• Performance-Based Probation Funding: Under this incentive-based approach which has not been adopted in New Mexico, probation departments receive a share of the state’s savings from less incarceration when they reduce their revocations to prison without increasing probationers’ convictions for new offenses. The probation departments are required to reinvest the additional funds in victim services, substance abuse treatment, and strategies to improve community supervision and reduce recidivism;
• Modernize Sentencing Laws: New Mexico should revise its sentencing laws to ensure prison space is prioritized for violent and dangerous offenders;
• Utilize Victim-Offender Conferencing: Conferencing is often used in property offense cases, particularly for first-time offenders, and must be chosen by both the victim and the offender, since the offender is required to take responsibility for his conduct. New Mexico Attorney General Gary King recently called for similar efforts; and
• Reduced Barriers for Nonviolent Ex-Offenders to Obtain Occupational Licenses;
Many of these reforms have been introduced with great success in other states that can provide both data and a road map for successful implementation.
Amusingly enough, however, ProgressNow has created alleged “fact sheets” on the Rio Grande Foundation and other SPN groups. To say that there are errors and downright falsehoods in the attack on the Rio Grande Foundation would be an understatement. Let’s go through them:
2) I am indeed on the board of New Mexico Connections Academy, an online charter school here in NM. Much like other schools contract with private, for-profit providers for textbooks, bus service, and technology, we contract with Connections. I am proud to play a direct role in increasing educational choice here in New Mexico!
3) My credentials in publishing in a wide variety of media outlets are strong. This accusation is just a rehashing of a blogger’s rantings from a few years ago. The original has been taken down. Wall Street Journal: here, here, here, and here.
If you take a look at these press clips, you’ll notice that I have been advocating for free markets and limited government for well over a decade since my days at the National Taxpayers Union in Washington, DC. I’m clearly in this work because I believe in free markets and limited government, not because some big $$ donors are paying us off…and you know what, I believe that the folks at ProgressNow are principled in believing that government has all the answers for society’s woes.
4) Regarding our supposedly “extreme” agenda for New Mexico, again I’ll take it point by point:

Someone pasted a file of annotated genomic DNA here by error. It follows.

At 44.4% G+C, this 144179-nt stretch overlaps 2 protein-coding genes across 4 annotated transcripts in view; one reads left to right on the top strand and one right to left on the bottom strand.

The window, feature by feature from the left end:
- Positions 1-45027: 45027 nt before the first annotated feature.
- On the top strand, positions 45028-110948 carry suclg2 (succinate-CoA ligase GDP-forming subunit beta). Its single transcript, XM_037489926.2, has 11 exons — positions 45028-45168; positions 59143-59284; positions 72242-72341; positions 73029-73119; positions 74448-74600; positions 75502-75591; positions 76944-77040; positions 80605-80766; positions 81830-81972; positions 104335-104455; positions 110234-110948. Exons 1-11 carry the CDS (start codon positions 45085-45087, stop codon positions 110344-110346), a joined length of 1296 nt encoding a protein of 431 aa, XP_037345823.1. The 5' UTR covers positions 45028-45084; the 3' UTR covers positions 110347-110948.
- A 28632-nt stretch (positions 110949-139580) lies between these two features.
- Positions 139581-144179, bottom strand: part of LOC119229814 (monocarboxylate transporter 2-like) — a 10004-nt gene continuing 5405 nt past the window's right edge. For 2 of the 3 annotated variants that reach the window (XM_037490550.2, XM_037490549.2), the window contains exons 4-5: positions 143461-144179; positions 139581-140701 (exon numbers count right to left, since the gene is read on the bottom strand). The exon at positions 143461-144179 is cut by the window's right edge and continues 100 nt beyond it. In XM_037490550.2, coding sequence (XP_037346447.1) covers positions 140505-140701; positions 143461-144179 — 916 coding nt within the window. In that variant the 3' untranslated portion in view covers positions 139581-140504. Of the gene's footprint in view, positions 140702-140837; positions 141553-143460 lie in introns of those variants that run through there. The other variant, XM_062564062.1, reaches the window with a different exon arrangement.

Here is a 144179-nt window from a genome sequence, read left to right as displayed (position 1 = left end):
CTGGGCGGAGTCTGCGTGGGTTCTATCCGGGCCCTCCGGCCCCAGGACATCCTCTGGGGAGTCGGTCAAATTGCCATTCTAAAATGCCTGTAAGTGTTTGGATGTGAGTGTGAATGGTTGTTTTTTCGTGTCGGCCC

a) Defund and privatize New Mexico’s public schools with voucher programs and virtual schools: We support the rights of parents and children to choose the education that makes the most sense for them. Funding for education should flow through the child, not through the bureaucracy.
b) Block access to affordable healthcare for New Mexican families: We oppose the health care law known as ObamaCare and expansions of government programs like Medicaid. Rather, we support reducing government-imposed regulatory and tax barriers to health care that come between patients and their doctors.
c) Oppose environmental and pollution protections: Simply not true, but we do support cost-benefit analyses of all government regulations and weighing them against the economic benefits of industries such as oil and gas that support New Mexico’s economy.
d) Destroy public pensions: This is another false statement. Rio Grande Foundation supports reforms such as “defined contribution” retirement plans that give government workers control over their own retirements (much like private-sector workers) and removes control over government pension investments from politicians who have proved repeatedly to be poor stewards of these resources.
e) Attack workers’ right to organize and bargain by pushing so-called “Right to Work” legislation: Right to Work does nothing to prevent workers from organizing. It simply makes it illegal to force a worker to join a union as a condition of employment.
f) Cut off funding and revenue for essential government services: This is so general as to be utterly meaningless. RGF has never urged the elimination or dramatic reduction of government funding for police, fire, or roads.
(Albuquerque) The Rio Grande Foundation is pleased to announce that it has hired former Santa Fe New Mexican report David Collins to head up its investigative projects at New Mexico Watchdog.
David Collins proved his mettle as a professional reporter covering civil unrest in Wisconsin in 1989. Since his first professional assignments as a talk-radio host and news producer at a rural, tribally owned radio station, he has reported for several print publications as both a freelancer and a staff writer. He has held positions as a cops-and-courts reporter, a business writer, an investigative journalist and a general-assignment news hound.
In addition to work as a freelance reporter and a Web developer, he has held desks at WOJB-FM in northern Wisconsin, the Centralia Fireside Guard in Missouri, the Junction City Daily Union in Kansas, Rio Grande Sun in Española and most recently the Santa Fe New Mexican.
Building on early mass-communication experience as a fleet-footed remote-broadcast specialist at a community public radio station, he developed skills for the digital millennium as a Web programmer and a data analyst. An aggressive advocate for open governance at a time when complex technologies threaten to put much government information beyond the reach of the lay public, he often prefers to query official data than to take a quote from a public official.
Ideologically, he’s embraced neither the left, the right nor the center, but supports informed understanding among diverse interests. When pressed to testify about his own ideals, he calls himself a pragmatist with a steady inclination toward personal freedom.
Paul Gessing, President of the Rio Grande Foundation, in announcing the hiring, said “Jim Scarantino blazed the trail for web-based investigative reporting in New Mexico. I am confident that David Collins will continue to break new stories and make the political classes uncomfortable as he asks probing questions and digs deep to uncover the truth.”
Collins’ first story, “Controversy Looms Over Sunshine Portal Hand-Off” is available at: http://newmexico.watchdog.org/.
Things have been quite busy here at RGF. This includes several recent radio appearances. I was on Bob Clark’s show for an hour discussing tax cuts and a variety of other subjects relating to listener calls;
Also, KUNM had a series of interviews with myself and other politicos and policy watchers relating to Governor Richardson’s legacy.